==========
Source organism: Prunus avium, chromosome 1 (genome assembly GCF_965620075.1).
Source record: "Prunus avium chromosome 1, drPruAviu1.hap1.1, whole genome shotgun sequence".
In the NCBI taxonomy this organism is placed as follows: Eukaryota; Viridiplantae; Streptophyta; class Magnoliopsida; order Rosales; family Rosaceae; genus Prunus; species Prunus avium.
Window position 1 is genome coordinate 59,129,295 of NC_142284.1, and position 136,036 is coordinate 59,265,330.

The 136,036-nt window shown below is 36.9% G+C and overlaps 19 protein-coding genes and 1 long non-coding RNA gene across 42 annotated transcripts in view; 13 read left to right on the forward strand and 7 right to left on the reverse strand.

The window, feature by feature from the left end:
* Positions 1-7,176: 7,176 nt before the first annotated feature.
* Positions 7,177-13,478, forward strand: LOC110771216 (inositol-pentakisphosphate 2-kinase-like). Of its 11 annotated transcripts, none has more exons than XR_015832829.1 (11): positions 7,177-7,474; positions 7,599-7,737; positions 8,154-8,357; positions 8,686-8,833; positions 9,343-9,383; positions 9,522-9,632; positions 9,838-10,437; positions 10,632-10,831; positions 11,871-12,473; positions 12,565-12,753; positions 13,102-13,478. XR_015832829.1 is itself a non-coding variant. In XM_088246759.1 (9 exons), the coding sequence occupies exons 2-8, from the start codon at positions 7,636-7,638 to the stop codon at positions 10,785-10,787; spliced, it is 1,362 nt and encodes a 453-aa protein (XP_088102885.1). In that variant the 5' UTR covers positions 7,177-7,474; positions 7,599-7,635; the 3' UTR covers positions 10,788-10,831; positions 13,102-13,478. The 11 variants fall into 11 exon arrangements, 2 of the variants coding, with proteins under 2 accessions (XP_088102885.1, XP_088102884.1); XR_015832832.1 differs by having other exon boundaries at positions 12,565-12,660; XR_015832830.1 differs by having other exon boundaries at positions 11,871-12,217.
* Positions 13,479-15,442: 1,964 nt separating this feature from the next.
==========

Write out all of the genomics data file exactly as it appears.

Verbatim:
Source organism: Prunus avium, chromosome 1 (genome assembly GCF_965620075.1).
Source record: "Prunus avium chromosome 1, drPruAviu1.hap1.1, whole genome shotgun sequence".
In the NCBI taxonomy this organism is placed as follows: Eukaryota; Viridiplantae; Streptophyta; class Magnoliopsida; order Rosales; family Rosaceae; genus Prunus; species Prunus avium.
Window position 1 is genome coordinate 59,129,295 of NC_142284.1, and position 136,036 is coordinate 59,265,330.

The 136,036-nt window shown below is 36.9% G+C and overlaps 19 protein-coding genes and 1 long non-coding RNA gene across 42 annotated transcripts in view; 13 read left to right on the forward strand and 7 right to left on the reverse strand.

The window, feature by feature from the left end:
* Positions 1-7,176: 7,176 nt before the first annotated feature.
* Positions 7,177-13,478, forward strand: LOC110771216 (inositol-pentakisphosphate 2-kinase-like). Of its 11 annotated transcripts, none has more exons than XR_015832829.1 (11): positions 7,177-7,474; positions 7,599-7,737; positions 8,154-8,357; positions 8,686-8,833; positions 9,343-9,383; positions 9,522-9,632; positions 9,838-10,437; positions 10,632-10,831; positions 11,871-12,473; positions 12,565-12,753; positions 13,102-13,478. XR_015832829.1 is itself a non-coding variant. In XM_088246759.1 (9 exons), the coding sequence occupies exons 2-8, from the start codon at positions 7,636-7,638 to the stop codon at positions 10,785-10,787; spliced, it is 1,362 nt and encodes a 453-aa protein (XP_088102885.1). In that variant the 5' UTR covers positions 7,177-7,474; positions 7,599-7,635; the 3' UTR covers positions 10,788-10,831; positions 13,102-13,478. The 11 variants fall into 11 exon arrangements, 2 of the variants coding, with proteins under 2 accessions (XP_088102885.1, XP_088102884.1); XR_015832832.1 differs by having other exon boundaries at positions 12,565-12,660; XR_015832830.1 differs by having other exon boundaries at positions 11,871-12,217.
* Positions 13,479-15,442: 1,964 nt separating this feature from the next.